Every industry has its special jargon that is like a secret handshake. If you’re an insider, you can quickly spot the outsiders based upon their understanding of your industry’s jargon and acronyms. For instance, my background was in the offshore oil and gas business back in the mid ’80s. We had jargon like pigging (to clean out pipes) and Christmas trees (fittings and valves on the top of well casing which control the well production rate) to name a few.
My friends in Emerson’s Life Sciences/Food & Beverage industry center are insiders in their industry jargon. What sparked this rambling opening was when I read a piece in the Asia Food Journal, Tackling CIP Automation with S88. Written by Emerson’s Christie Deitz and Yogesh Rathi, they did a great job, right from the start, defining CIP for us outsiders:
Clean-in-place (CIP) is a method of cleaning vessels and lines without disassembling them. It involves delivering solutions of chemical detergents and rinses at specified flow rates and temperatures. Typically, a CIP skid creates the cleaning solutions and routes them to a user skid that requires cleaning.
According to Christie and Yogesh, CIP began in the 1950s as a manual operation. Over time, this process has been largely automated by most food & beverage, pharmaceutical and cosmetic manufacturers. The authors note that many common challenges exist whether CIP is performed manually or automatically. They include:
- Performing similar actions (acid wash, alkali wash) in an efficient way
- Managing CIP timing of available resources like process skids, and supply/return piping paths
- Minimizing CIP time cycle
- Managing distribution headers or transfer panels to process resources requiring cleaning
- For processes with portable CIP skids used in multi-product facilities, providing local control and easy point-of-use connects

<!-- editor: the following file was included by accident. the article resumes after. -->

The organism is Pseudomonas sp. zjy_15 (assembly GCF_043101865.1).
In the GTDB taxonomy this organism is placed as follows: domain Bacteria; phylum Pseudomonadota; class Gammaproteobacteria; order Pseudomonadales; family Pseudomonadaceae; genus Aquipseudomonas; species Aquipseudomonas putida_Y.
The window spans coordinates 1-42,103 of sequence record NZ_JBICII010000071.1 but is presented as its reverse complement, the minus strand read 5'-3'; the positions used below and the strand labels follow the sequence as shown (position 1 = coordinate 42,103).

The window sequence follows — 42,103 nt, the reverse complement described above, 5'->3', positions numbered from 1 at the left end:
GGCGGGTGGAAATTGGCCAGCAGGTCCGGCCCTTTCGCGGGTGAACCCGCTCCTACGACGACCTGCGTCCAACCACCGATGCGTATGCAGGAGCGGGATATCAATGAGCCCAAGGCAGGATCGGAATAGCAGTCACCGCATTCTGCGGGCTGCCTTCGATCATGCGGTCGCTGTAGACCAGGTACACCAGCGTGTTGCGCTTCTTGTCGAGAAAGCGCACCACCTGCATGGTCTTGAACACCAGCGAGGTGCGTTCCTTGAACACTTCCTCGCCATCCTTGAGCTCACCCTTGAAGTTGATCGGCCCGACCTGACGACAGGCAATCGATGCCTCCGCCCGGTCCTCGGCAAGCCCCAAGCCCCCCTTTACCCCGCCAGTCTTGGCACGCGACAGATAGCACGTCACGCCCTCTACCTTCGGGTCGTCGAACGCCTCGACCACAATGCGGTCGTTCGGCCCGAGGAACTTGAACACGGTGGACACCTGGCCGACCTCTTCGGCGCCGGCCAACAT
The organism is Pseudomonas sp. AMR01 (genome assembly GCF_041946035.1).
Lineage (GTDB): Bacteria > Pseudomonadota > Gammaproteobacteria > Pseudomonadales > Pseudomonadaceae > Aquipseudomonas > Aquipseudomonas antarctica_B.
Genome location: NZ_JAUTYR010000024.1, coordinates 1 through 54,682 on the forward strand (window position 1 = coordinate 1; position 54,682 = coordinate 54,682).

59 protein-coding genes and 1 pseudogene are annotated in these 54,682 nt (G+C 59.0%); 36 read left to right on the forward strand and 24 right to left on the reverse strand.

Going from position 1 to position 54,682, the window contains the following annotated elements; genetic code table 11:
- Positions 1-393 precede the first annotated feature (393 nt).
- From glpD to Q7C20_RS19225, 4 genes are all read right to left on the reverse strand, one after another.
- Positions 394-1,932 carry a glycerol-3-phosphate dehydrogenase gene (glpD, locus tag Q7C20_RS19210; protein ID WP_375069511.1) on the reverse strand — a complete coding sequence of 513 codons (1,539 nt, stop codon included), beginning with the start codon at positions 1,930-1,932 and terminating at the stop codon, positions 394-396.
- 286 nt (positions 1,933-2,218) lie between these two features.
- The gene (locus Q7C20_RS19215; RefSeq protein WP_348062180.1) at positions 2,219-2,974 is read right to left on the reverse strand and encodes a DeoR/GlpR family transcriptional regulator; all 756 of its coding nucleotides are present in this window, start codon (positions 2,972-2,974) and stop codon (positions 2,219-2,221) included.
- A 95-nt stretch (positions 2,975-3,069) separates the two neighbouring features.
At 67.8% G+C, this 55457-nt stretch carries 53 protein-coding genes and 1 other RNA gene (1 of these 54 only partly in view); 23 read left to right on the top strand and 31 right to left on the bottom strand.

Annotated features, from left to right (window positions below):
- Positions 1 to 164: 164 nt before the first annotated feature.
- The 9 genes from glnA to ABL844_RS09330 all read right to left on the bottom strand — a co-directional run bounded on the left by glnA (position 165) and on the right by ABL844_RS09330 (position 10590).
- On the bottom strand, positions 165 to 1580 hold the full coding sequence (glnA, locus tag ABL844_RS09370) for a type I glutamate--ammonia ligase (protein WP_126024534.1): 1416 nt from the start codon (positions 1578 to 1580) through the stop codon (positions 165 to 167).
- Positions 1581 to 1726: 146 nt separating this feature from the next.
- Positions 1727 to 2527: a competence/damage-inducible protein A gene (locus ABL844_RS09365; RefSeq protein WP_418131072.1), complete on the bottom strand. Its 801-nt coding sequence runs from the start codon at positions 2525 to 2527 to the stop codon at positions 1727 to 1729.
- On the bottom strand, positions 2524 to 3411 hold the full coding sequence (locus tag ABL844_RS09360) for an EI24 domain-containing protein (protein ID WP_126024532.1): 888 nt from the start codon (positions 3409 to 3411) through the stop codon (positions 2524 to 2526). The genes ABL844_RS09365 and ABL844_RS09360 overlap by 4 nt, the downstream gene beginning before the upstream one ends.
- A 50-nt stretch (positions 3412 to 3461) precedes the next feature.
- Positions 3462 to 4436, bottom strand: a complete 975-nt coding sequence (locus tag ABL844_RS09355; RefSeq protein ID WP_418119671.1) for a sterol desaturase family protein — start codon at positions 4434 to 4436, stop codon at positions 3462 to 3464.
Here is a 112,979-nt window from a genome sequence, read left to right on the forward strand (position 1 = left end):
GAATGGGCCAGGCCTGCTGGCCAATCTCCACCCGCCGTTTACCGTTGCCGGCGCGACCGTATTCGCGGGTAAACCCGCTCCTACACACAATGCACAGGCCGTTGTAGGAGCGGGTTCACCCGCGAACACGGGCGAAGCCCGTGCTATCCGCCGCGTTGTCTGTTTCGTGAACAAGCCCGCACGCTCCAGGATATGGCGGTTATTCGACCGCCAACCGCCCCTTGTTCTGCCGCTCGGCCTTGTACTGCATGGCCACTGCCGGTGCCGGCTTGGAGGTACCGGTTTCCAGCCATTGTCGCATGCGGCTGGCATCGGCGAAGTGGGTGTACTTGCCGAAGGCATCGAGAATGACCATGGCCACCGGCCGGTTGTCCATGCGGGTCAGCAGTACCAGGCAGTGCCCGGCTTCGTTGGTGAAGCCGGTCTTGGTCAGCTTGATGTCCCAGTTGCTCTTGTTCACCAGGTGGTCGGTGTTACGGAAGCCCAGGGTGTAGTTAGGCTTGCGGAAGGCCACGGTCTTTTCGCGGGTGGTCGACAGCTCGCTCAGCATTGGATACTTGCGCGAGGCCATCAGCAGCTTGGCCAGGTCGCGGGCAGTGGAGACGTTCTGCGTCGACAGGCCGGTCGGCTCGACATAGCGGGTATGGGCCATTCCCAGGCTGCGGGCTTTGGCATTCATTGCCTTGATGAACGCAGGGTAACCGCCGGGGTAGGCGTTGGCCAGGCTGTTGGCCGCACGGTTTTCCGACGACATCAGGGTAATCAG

Christie and Yogesh describe how the ISA88 (often referred to as S88) standard and terminology for batch control are applied to CIP processes to address these common challenges. The ISA88 model is comprised of both a physical and procedural model.
On the physical model side, one recommendation was to make the distribution headers and/or transfer panels into equipment modules that are independent of the CIP skid and the equipment it connects to in order to clean and sterilize. The path can be managed as a resource, which allows CIP skids to operate in a similar fashion.
The authors pointed out that the physical model helps to drive the procedural model. They wrote:
The sequences that operate the CIP skid equipment become phases on the CIP skid unit, and the sequences that operate on the user skid become phases on the user skid unit. Similar sequences can be modularized or made into reusable, flexible phases. The differences are handled with recipe parameters.
A final key point is that the ISA88 procedural model can be optimized to run phases in parallel to reduce the overall CIP cycle time for processes with fixed CIP skids. Their example:
…while circulating the pre-rinse solution from one of the vessels on the CIP skid to the user, the other vessel on the CIP skid can prepare the acid rinse solution.
Read the article for specific examples of physical and procedural models for fixed and portable CIP skids.
Understanding the jargon around batch processes begins with understanding the ISA88 terminology. Finding and reading articles like this is a good start as is the ISA website’s ISA88 page.